Wednesday, May 9, 2012

Jerome Robbins at the New York City Ballet

The Rubinstein Atrium across from Lincoln Center is offering half-price tickets to the New York City Ballet this season so last night I attended a program that featured four works by Jerome Robbins.

In the Night (1970), set to Chopin's nocturnes, featured three duets that portrayed romantic love (Janie Taylor and Tyler Angle), courtly love (Maria Kowrowkski and Andrew Veyette), and tempestuous love (Wendy Whelan and Jared Angle). The final nocturne featured all three couples in various configurations and it still packs an emotional wallop - such an achingly beautiful performance by everyone involved. I rarely cry at the ballet but came very close with this one.

Whelan was as good as ever in one of her signature roles, The Novice in The Cage (1951). The theme is a colony of female creatures that prey on men, set to Stravinsky's Concerto in D for String Orchestra. Andantino (1981), on the other hand, was a more standard classical duet seemingly inspired by Balanchine, featuring Tyler Peck and Gonzalo Garcia in a radiant pairing, set to the second movement of Tchaikovsky's Piano Concerto No.1.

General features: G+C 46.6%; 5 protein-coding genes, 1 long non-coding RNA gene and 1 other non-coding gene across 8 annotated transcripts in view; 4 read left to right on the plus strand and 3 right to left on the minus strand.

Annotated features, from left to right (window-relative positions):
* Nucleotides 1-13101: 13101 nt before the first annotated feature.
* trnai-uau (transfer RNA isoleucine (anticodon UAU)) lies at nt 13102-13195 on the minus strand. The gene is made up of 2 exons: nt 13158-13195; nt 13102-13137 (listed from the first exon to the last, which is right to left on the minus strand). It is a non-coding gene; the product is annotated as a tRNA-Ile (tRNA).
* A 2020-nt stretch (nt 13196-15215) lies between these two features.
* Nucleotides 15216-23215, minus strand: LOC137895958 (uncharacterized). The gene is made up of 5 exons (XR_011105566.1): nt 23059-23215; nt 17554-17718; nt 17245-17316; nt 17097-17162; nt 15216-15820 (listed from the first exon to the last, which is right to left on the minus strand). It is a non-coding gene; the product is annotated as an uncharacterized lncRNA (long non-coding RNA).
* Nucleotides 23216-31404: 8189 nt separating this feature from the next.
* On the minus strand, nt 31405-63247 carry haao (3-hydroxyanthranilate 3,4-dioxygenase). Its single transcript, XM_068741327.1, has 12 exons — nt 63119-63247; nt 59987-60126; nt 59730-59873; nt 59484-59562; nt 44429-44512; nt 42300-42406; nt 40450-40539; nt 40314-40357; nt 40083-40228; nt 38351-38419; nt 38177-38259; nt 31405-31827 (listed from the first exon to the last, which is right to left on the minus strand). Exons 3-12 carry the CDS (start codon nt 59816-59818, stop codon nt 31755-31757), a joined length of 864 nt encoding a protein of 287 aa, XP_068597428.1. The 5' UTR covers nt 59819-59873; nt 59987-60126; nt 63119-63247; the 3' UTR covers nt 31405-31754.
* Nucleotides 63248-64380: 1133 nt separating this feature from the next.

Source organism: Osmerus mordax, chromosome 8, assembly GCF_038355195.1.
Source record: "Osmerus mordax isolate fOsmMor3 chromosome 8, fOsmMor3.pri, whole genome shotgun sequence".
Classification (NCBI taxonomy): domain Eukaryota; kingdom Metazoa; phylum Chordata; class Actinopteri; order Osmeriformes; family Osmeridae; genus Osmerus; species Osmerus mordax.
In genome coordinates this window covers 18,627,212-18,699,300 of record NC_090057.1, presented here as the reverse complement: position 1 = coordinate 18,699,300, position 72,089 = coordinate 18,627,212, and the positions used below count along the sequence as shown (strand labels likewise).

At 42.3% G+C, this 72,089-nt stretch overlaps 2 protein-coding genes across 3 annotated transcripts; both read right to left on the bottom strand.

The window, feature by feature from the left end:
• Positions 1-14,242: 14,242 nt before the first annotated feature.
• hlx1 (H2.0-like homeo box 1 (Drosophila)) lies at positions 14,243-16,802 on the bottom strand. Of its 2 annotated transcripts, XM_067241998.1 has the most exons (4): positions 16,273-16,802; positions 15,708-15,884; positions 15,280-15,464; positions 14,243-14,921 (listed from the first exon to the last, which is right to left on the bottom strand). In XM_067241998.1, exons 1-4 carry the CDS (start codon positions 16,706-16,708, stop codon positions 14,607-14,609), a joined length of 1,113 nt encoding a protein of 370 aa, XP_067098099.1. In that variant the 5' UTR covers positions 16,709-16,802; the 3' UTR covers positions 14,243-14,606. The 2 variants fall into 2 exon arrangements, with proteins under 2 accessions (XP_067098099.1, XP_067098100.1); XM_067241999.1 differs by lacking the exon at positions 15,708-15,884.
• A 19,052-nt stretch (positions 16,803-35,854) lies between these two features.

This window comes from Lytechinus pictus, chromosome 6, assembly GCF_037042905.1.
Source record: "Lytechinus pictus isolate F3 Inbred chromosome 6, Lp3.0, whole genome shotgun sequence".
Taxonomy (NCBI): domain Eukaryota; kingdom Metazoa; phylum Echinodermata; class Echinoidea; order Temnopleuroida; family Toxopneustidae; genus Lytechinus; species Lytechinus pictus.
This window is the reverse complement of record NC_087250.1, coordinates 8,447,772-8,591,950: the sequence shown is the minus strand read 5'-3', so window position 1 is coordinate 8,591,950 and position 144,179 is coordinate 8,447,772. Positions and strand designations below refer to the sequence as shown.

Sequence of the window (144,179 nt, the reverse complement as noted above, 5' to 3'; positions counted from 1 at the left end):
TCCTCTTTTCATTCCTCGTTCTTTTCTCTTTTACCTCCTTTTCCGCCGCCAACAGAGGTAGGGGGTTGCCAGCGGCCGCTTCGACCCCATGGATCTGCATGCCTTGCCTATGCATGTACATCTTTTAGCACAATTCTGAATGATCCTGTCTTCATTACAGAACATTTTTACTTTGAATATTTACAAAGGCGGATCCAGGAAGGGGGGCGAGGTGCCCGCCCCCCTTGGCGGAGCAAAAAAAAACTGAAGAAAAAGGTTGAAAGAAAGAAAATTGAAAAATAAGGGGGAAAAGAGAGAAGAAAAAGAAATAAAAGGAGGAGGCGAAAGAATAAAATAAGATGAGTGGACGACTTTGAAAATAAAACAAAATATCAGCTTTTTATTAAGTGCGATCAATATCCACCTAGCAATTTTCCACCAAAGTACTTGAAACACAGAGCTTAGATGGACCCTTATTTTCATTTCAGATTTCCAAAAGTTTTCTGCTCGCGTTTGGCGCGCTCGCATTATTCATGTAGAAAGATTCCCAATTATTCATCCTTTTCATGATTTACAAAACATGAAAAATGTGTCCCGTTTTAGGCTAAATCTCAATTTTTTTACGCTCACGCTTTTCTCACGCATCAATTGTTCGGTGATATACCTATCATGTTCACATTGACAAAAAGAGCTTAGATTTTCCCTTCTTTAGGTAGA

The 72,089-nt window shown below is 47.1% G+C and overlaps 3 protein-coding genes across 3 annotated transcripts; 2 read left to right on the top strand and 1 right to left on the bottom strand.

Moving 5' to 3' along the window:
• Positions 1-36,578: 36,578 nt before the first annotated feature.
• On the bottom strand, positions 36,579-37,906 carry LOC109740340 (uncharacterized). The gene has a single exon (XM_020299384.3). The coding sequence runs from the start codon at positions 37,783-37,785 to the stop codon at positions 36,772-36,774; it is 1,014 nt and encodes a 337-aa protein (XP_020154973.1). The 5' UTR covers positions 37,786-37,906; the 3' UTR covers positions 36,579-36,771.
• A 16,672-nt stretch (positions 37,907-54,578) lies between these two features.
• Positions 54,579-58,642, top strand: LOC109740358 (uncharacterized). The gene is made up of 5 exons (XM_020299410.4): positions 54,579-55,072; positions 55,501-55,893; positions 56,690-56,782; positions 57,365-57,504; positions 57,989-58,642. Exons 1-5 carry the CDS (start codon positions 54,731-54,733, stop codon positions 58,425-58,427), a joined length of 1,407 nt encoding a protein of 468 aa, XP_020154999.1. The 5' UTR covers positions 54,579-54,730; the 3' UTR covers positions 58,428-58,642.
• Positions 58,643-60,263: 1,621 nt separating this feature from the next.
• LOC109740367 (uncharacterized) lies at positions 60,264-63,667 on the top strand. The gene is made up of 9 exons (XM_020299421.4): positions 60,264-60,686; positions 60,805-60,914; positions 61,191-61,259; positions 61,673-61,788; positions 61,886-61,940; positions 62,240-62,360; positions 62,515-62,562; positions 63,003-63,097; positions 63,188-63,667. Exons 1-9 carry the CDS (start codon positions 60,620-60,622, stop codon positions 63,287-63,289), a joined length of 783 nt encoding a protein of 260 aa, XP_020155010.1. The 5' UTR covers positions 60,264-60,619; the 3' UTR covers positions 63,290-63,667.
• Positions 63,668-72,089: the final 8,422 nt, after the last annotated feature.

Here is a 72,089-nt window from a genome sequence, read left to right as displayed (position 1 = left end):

The program ended with In G Major (1975) featuring Ravel's complete piano concerto. I heard the piece with the Boston Symphony Orchestra back in March and it was such a different experience seeing the music animated by ballet steps. Robbins's choreography here is full of wit and humor and he captured the youthful, jazz-age insouciance of the score. Sterling Hyltin and Adrian Danchio Waring were wonderful in the second movement. Danchio Waring in particular has such a noble stage presence and breathtaking line - he deserves to be promoted to principal soon.

Now I'm in the mood for Balanchine. I'll have to check the calendar.

Here's an except from In the Night performed by Sara Webb and Connor Walsh of the Houston Ballet.

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